Scientists identify overgrowth of key brain structure in babies who later develop autism
Research by Mark Shen, PhD, Heather Hazlett, PhD, and Joseph Piven, MD, of UNC-Chapel Hill is the first to demonstrate amygdala proliferation in the first year of life, before babies do exhibit most of the behavioral symptoms that later solidify into a diagnosis of autism. This proliferation may be unique to autism, as babies with fragile X syndrome show a different brain growth pattern.
CHAPEL HILL, NC — The amygdala is a small, deep structure in the brain important for interpreting the social and emotional meaning of sensory input — from recognizing emotions on faces to interpreting frightening images that alert us to potential dangers. in our environment. Historically, the amygdala has been thought to play a leading role in the social behavior difficulties that lie at the heart of autism.
Researchers have long known that the amygdala is abnormally large in school-aged children with autism, but it was not known precisely when this enlargement occurs. Now, for the first time, researchers from the Infant Brain Imaging Study (IBIS) network have used magnetic resonance imaging (MRI) to demonstrate that the amygdala grows too quickly during infancy. The proliferation begins between six and 12 months, before the age when the behaviors characteristic of autism fully emerge, allowing the earliest diagnosis of this condition. The increased amygdala growth in infants who were subsequently diagnosed with autism differed markedly from brain growth patterns in babies with another neurodevelopmental disorder, fragile X syndrome, where no difference in amygdala growth amygdala was observed.
Posted in the American Journal of Psychiatry, the official journal of the American Psychiatric Association, this research demonstrated that infants with fragile X syndrome already exhibit cognitive delays at six months of age, while infants later diagnosed with autism do not showed no cognitive deficits at six months of age. age, but show a gradual decline in their cognitive abilities between six and 24 months, the age at which they were diagnosed with autism spectrum disorder in this study. Babies who then develop autism show no difference in the size of their amygdala at six months. However, their amygdala begins to grow faster than other babies (including those with fragile X syndrome and those who don’t develop autism), between six and 12 months, and grows significantly larger by 12. month. This amygdala enlargement continues for 24 months, an age when the behaviors are often obvious enough to warrant a diagnosis of autism.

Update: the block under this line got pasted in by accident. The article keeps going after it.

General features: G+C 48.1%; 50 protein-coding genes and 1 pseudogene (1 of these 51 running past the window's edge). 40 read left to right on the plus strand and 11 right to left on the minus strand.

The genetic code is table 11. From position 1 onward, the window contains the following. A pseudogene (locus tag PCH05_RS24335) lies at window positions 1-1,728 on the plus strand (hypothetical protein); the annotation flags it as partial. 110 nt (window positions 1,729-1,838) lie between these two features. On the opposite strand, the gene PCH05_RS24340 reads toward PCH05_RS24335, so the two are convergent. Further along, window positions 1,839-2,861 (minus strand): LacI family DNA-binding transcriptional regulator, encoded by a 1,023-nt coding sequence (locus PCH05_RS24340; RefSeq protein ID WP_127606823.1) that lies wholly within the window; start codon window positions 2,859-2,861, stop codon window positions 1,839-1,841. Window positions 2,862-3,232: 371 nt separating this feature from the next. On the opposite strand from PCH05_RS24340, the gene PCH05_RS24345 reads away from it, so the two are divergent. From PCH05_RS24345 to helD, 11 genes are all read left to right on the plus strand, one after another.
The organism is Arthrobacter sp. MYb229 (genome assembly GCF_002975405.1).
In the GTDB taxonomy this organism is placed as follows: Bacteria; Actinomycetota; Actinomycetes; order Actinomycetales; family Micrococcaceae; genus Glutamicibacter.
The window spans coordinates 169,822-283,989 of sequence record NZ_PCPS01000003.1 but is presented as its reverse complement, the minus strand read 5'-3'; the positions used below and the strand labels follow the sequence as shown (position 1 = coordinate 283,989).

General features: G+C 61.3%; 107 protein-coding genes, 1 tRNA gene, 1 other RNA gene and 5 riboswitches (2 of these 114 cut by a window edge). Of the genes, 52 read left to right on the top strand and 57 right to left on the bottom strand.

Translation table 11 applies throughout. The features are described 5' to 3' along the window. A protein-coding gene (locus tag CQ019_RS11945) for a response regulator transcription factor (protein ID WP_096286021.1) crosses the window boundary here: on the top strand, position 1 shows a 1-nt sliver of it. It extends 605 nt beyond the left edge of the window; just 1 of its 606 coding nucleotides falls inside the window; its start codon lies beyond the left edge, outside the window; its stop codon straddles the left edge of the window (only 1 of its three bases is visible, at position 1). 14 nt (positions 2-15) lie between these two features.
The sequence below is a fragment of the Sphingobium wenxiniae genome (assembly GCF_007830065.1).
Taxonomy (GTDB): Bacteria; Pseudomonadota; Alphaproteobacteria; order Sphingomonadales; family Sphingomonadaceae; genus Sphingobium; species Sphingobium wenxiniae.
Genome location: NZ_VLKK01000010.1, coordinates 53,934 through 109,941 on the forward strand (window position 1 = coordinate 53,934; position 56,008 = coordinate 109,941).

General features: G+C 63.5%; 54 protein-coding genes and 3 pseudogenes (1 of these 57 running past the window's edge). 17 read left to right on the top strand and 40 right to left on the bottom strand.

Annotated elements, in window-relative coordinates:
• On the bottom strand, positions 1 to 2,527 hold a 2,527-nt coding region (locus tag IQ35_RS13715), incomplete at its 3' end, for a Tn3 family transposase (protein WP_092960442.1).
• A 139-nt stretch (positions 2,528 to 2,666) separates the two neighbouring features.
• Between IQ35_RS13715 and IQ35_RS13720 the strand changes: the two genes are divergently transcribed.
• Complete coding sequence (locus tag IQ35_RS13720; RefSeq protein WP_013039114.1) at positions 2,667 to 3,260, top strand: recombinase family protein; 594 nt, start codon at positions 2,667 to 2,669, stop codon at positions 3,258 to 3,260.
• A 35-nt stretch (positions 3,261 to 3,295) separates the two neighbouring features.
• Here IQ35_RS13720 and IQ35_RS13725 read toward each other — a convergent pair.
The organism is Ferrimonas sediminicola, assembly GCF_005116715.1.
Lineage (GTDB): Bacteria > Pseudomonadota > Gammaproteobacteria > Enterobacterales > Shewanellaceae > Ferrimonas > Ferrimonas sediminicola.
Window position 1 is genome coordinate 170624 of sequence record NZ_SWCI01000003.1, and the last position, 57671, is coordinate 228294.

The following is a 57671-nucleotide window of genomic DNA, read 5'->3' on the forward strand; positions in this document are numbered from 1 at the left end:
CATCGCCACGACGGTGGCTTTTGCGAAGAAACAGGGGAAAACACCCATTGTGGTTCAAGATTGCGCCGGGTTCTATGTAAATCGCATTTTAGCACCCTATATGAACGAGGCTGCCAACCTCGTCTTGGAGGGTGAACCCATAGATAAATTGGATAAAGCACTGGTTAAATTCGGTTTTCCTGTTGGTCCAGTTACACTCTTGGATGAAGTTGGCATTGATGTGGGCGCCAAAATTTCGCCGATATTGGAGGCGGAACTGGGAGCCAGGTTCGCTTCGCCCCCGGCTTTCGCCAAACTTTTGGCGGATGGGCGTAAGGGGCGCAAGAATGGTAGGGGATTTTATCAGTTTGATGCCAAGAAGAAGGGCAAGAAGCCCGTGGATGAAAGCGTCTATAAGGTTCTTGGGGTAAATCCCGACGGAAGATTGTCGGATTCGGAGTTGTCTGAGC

“We also found that the rate of amygdala proliferation in the first year is related to the child’s social deficits at two years of age,” said first author Mark Shen, PhD, assistant professor of Psychiatry and Neuroscience at UNC Chapel Hill and Professor at the Carolina Institute. for Developmental Disabilities (CIDD). “The faster the amygdala grew during infancy, the more social difficulties the child showed when diagnosed with autism a year later.”
This research – the first to document amygdala proliferation before the onset of autism symptoms – was conducted by the Infant Brain Imaging Study (IBIS) Network, a consortium of 10 universities in the United States and Canada funded by a National Institutes of Health Autism Center of Excellence. Network grant.
The researchers recruited a total of 408 infants, including 58 infants at increased risk of developing autism (due to having an older sibling with autism) who were later diagnosed with
autism, 212 infants at increased risk for autism but who did not develop autism, 109 typically developing controls, and 29 infants with fragile X syndrome. More than 1,000 MRIs were obtained during natural sleep at six, 12, and 24 months of age.
So what could be going on in the brains of these children to trigger this proliferation, and then the subsequent development of autism? Scientists are beginning to put the pieces of this puzzle together.
Previous studies by the IBIS team and others have found that although the social deficits that characterize autism are not present by six months of age, infants who develop
Autistic children have problems as babies with how they attend to visual stimuli in their environment. The authors hypothesize that these early problems processing visual and sensory information may place increased stress on the amygdala, leading to amygdala overgrowth.
Amygdala proliferation has been linked to chronic stress in studies of other psychiatric disorders (eg, depression and anxiety) and may provide a clue to understanding this observation in infants who will later develop the autism.
Lead author Joseph Piven, MD, professor of psychiatry and pediatrics at the University of North Carolina at Chapel Hill added, “Our research suggests that an optimal time to begin interventions and support children who are most likely to develop autism may be during the first year. of life. The goal of pre-symptomatic intervention might be to improve visual and sensory processing in babies even before social symptoms appear.
This research would not have been possible without all the families and children who participated in the IBIS study. Research sites included UNC-Chapel Hill, Washington University in St. Louis, Children’s Hospital of Philadelphia, McGill University, and the University of Washington. This research was supported by grants from the Eunice Kennedy Shriver National Institute of Child Health and Human Development, the National Institute of Environmental Health Sciences, and the National Institute of Mental Health (R01-HD055741 , R01-HD059854, R01-MH118362-01, R01- MH118362-02S1, T32-HD040127, U54-HD079124, K12-HD001441, R01-EB021391, U54-HD086984; NIH P50 HD103573 Foundation), and Autism Speaks Foundation.
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